SoftBank quarterly profit, sales top estimates as Sprint merger talks end
SoftBank has reported $3.5 billion as operating profit in the period ended September
Tokyo: SoftBank Group Corp. of Japan reported quarterly profit that topped analysts’ estimates, even as its US unit Sprint Corp. faces an uncertain future after talks to merge the carrier with T-Mobile US Inc. collapsed.
Operating profit was 396 billion yen ($3.5 billion) in the period ended September, the Tokyo-based company said in a statement on Monday.
That’s more than the 322 billion yen average of analysts’ projections compiled by Bloomberg. Sales came in at 2.23 trillion yen, matching predictions.
SoftBank’s founder Masayoshi Son has relied on a steady flow of cash from Japanese wireless and telecom operations to fund new endeavors.
At the same time, its US unit Sprint has struggled to return to profit as well as stem subscriber losses.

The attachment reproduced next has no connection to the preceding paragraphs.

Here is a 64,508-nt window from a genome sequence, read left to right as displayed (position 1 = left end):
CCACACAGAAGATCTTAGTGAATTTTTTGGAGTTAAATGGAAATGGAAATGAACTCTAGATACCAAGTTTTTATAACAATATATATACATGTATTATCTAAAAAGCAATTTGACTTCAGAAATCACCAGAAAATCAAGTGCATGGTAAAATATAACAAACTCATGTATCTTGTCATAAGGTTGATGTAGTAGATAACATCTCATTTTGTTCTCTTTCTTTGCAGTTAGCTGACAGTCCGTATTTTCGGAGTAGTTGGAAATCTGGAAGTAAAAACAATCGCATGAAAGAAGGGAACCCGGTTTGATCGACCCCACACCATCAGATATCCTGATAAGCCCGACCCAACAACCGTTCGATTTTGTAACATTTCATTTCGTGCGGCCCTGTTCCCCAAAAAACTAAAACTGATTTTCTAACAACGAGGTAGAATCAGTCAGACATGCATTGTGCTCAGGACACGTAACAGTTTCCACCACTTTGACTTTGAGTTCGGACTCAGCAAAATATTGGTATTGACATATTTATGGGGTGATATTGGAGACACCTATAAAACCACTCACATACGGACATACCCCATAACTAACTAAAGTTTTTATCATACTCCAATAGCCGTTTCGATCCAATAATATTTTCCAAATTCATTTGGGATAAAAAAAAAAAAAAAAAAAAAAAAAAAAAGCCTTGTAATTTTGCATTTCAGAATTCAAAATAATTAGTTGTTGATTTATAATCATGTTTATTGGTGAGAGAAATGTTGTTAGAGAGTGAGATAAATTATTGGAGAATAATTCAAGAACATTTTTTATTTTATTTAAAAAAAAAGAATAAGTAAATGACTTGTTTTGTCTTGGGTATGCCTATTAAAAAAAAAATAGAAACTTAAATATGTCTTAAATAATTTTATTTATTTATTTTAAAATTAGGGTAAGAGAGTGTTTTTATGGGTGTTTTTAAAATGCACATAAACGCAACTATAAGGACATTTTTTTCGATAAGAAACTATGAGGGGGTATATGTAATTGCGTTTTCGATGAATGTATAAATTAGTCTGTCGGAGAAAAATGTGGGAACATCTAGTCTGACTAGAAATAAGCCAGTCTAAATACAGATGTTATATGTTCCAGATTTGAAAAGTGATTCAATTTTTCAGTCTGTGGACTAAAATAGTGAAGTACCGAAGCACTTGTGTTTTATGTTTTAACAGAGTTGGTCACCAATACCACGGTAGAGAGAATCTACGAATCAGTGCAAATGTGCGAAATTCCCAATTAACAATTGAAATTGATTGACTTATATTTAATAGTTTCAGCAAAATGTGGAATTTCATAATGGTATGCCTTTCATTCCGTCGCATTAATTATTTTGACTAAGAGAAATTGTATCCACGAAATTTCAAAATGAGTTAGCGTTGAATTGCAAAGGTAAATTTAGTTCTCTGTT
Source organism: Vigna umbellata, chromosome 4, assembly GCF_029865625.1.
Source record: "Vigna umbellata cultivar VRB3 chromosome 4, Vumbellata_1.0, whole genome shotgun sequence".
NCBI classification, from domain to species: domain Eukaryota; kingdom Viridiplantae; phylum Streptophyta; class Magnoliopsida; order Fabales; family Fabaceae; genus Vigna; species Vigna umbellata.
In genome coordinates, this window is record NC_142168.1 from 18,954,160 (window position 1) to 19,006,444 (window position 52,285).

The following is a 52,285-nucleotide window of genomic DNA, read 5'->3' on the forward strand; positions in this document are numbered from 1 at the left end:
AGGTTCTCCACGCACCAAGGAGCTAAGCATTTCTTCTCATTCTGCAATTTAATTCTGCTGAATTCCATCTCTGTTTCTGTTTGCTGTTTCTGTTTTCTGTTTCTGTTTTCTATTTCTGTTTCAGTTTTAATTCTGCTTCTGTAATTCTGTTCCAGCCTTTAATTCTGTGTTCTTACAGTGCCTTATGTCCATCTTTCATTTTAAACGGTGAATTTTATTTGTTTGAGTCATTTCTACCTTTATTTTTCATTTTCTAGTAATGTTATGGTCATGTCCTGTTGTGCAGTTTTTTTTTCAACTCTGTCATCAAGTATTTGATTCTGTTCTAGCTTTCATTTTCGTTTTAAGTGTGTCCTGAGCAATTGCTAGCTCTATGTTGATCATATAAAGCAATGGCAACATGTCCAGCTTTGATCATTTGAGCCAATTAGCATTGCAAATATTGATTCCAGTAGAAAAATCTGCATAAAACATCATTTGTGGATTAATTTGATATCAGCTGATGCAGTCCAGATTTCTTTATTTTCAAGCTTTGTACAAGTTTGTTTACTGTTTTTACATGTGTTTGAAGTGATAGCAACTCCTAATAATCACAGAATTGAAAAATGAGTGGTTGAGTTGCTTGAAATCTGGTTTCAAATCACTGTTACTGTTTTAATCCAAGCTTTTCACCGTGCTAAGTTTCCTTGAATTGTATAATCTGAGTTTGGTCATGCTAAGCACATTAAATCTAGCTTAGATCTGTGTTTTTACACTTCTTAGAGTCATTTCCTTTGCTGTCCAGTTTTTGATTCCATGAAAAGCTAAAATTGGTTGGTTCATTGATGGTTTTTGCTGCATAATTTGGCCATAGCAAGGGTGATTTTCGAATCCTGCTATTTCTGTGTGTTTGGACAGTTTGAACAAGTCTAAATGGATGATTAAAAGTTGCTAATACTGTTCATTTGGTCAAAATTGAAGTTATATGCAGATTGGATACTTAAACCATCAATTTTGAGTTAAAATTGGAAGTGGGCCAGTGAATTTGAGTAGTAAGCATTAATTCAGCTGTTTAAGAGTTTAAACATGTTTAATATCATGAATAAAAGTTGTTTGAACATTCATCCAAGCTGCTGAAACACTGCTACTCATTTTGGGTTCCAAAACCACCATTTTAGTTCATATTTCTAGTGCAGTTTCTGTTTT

After merger talks with T-Mobile fell apart over control, Son needs to find a new way to secure Sprint’s long-term future.
The billionaire is also in the process creating the $100 billion SoftBank Vision Fund with Saudi Arabia, Abu Dhabi investor Mubadala Development Co. and other backers to speed up investments in technology start-ups abroad.
The SoftBank founder and chief executive officer was scheduled to address questions about Sprint’s future and the Vision Fund at an analyst conference later on Monday.
“Investors are focusing on what Son has to say about the Sprint problem and Vision Fund investments,” said Masahiko Ishino, an analyst at Tokai Tokyo Securities, prior to the earnings release on Monday.
“Son has also said the Vision Fund won’t end at $100 billion, promising a second and third investment vehicle. More on that would be of great interest,” Ishino added.
SoftBank’s shares, which have risen 28% this year, fell 2.6% to close at 9,945 yen on Monday. The Japanese wireless operator has a market value of about 11 trillion yen, while its public shareholdings are worth about 17 trillion yen. Son has for years maintained that his company is undervalued, urging investors to view SoftBank as a “goose with more golden eggs in its belly”. Bloomberg
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